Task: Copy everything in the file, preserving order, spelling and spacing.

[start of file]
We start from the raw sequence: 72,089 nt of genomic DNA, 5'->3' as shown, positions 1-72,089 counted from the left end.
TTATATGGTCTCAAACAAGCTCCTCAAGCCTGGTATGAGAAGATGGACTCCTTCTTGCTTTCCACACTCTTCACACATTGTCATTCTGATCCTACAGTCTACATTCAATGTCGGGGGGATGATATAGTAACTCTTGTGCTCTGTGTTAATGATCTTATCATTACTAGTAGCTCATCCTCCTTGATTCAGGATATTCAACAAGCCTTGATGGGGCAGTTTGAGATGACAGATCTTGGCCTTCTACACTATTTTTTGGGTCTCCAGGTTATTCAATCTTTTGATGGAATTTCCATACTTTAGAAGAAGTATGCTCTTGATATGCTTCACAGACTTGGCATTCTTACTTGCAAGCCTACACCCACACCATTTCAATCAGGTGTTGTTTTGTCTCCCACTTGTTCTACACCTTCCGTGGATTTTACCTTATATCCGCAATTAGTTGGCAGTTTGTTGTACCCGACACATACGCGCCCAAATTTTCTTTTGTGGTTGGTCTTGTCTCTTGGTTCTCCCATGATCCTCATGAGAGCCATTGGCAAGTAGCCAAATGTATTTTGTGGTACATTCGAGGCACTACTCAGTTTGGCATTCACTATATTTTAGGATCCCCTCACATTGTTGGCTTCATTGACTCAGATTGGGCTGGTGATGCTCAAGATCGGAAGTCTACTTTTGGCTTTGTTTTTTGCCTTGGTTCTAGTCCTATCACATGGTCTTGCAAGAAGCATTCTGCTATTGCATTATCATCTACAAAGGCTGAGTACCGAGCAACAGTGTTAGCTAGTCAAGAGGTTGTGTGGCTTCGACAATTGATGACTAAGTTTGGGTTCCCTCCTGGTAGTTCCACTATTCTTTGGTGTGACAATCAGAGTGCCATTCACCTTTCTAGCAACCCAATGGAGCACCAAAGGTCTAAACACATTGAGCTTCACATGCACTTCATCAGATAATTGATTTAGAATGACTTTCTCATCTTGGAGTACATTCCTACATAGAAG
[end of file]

We start from the raw sequence: 72,089 nt of genomic DNA, 5'->3' as shown, positions 1-72,089 counted from the left end.
TTATATGGTCTCAAACAAGCTCCTCAAGCCTGGTATGAGAAGATGGACTCCTTCTTGCTTTCCACACTCTTCACACATTGTCATTCTGATCCTACAGTCTACATTCAATGTCGGGGGGATGATATAGTAACTCTTGTGCTCTGTGTTAATGATCTTATCATTACTAGTAGCTCATCCTCCTTGATTCAGGATATTCAACAAGCCTTGATGGGGCAGTTTGAGATGACAGATCTTGGCCTTCTACACTATTTTTTGGGTCTCCAGGTTATTCAATCTTTTGATGGAATTTCCATACTTTAGAAGAAGTATGCTCTTGATATGCTTCACAGACTTGGCATTCTTACTTGCAAGCCTACACCCACACCATTTCAATCAGGTGTTGTTTTGTCTCCCACTTGTTCTACACCTTCCGTGGATTTTACCTTATATCCGCAATTAGTTGGCAGTTTGTTGTACCCGACACATACGCGCCCAAATTTTCTTTTGTGGTTGGTCTTGTCTCTTGGTTCTCCCATGATCCTCATGAGAGCCATTGGCAAGTAGCCAAATGTATTTTGTGGTACATTCGAGGCACTACTCAGTTTGGCATTCACTATATTTTAGGATCCCCTCACATTGTTGGCTTCATTGACTCAGATTGGGCTGGTGATGCTCAAGATCGGAAGTCTACTTTTGGCTTTGTTTTTTGCCTTGGTTCTAGTCCTATCACATGGTCTTGCAAGAAGCATTCTGCTATTGCATTATCATCTACAAAGGCTGAGTACCGAGCAACAGTGTTAGCTAGTCAAGAGGTTGTGTGGCTTCGACAATTGATGACTAAGTTTGGGTTCCCTCCTGGTAGTTCCACTATTCTTTGGTGTGACAATCAGAGTGCCATTCACCTTTCTAGCAACCCAATGGAGCACCAAAGGTCTAAACACATTGAGCTTCACATGCACTTCATCAGATAATTGATTTAGAATGACTTTCTCATCTTGGAGTACATTCCTACATAGAAG